With drug policy as one of the five cornerstones of the Caravan, we share documents that seek to contribute to the opening of the debate and the construction of new drug policies that have as their center the individual and collective wellbeing of the people. In this sense, the Global Commission on Drug Policy, released in 2011 a report on the current status of the Drug War and on this page we share the findings of the Commission to generate new drug policy with a humanitarian approach.
The purpose of The Global Commission on Drug Policy is to bring to the international level an informed, science-based discussion about humane and effective ways to reduce the harm caused by drugs to people and societies.
Drugs are a complex and controversial issue. There is a growing perception that the ‘war on drugs’ approach has failed. Eradication of production and criminalization of consumption did not reduce drug traffic and drug use. In many countries the harm caused by drug prohibition in terms of corruption, violence and violation of human rights largely exceeds the harm caused by drugs.
The Global Commission on Drug Policy will build on the successful experience of the Latin American Commission on Drugs and Democracy convened by former presidents Cardoso of Brazil, Gaviria of Colombia and Zedillo of Mexico. Persuaded that the association between drug trade, violence and corruption was a threat to democracy in Latin America, the Commission reviewed the current ‘war on drugs’ policies and opened a public debate about an issue that tends to be surrounded by fear and misinformation.
No country has come up with a fully satisfactory set of policies. The polarization between legalization and prohibition blocks the debate. In many countries repressive policies remain firmly in place. Hence the need for engaging many actors – legislators and policymakers, scientists and health professionals, educators, law enforcement officers, parents and the young – in a constructive debate about viable alternatives, both at the national and international level.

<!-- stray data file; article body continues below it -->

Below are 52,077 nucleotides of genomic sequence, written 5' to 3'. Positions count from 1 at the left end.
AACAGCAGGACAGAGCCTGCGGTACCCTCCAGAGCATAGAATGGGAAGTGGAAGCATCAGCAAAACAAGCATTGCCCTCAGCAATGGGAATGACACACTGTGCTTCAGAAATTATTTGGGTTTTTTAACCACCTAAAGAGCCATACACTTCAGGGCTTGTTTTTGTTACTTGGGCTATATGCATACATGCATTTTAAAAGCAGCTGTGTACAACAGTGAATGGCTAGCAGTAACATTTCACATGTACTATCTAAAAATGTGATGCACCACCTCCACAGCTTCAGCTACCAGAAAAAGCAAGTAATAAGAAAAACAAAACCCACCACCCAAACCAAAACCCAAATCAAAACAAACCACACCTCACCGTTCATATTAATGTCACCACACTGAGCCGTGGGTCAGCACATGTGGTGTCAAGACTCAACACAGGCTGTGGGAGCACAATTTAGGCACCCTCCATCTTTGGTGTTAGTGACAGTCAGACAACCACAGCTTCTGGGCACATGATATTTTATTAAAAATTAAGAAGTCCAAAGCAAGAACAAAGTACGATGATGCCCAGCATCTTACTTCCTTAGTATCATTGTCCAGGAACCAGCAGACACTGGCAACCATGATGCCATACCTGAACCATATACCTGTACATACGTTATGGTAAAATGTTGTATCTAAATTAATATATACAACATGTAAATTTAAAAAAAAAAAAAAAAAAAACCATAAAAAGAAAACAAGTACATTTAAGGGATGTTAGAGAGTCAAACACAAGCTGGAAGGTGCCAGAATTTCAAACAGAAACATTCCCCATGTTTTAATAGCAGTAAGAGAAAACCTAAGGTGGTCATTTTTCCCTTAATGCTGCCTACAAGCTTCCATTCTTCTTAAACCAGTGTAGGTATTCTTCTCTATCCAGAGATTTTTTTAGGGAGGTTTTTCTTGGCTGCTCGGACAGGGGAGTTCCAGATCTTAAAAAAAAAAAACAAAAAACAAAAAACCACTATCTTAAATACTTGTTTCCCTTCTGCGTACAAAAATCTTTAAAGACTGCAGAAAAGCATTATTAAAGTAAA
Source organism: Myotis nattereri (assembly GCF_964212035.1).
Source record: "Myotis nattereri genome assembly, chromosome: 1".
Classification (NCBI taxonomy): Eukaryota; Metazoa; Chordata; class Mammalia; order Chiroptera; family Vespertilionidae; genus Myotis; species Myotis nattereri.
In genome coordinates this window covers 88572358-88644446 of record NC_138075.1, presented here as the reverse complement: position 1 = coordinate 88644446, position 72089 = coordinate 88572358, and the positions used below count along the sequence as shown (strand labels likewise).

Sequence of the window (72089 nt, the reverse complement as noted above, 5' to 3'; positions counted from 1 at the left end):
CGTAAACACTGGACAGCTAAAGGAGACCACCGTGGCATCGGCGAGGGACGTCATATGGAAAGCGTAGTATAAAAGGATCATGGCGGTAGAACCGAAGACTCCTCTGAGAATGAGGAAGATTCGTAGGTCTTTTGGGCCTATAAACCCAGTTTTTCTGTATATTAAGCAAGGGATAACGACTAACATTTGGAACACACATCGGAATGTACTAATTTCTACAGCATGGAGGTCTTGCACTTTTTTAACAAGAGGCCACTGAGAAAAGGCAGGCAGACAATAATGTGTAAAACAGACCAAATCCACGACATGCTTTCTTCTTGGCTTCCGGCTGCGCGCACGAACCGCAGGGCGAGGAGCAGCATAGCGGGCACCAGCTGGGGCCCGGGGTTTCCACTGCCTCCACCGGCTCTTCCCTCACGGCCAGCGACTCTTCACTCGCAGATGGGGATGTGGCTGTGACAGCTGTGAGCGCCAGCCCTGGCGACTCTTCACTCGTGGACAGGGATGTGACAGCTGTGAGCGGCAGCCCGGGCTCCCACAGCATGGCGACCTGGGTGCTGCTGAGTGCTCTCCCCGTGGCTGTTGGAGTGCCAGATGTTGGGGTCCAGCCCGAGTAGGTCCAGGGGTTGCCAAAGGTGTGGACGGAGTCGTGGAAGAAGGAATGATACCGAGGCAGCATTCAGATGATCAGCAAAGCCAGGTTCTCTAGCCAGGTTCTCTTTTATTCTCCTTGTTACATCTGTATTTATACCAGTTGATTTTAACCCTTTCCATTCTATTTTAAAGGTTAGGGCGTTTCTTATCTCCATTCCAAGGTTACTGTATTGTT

The global war on drugs has failed, with devastating consequences for individuals and societies around the world. Fifty years after the initiation of the UN Single Convention on Narcotic Drugs, and 40 years after President Nixon launched the US government’s war on drugs, fundamental reforms in national and global drug control policies are urgently needed.
Vast expenditures on criminalization and repressive measures directed at producers, traffickers and consumers of illegal drugs have clearly failed to effectively curtail supply or consumption. Apparent victories in eliminating one source or trafficking organization are negated almost instantly by the emergence of other sources and traffickers. Repressive efforts directed at consumers impede public health measures to reduce HIV/AIDS, overdose fatalities and other harmful consequences of drug use. Government expenditures on futile supply reduction strategies and incarceration displace more cost-effective and evidence-based investments in demand and harm reduction.
Our principles and recommendations can be summarized as follows:
End the criminalization, marginalization and stigmatization of people who use drugs but who do no harm to others. Challenge rather than reinforce common misconceptions about drug markets, drug use and drug dependence.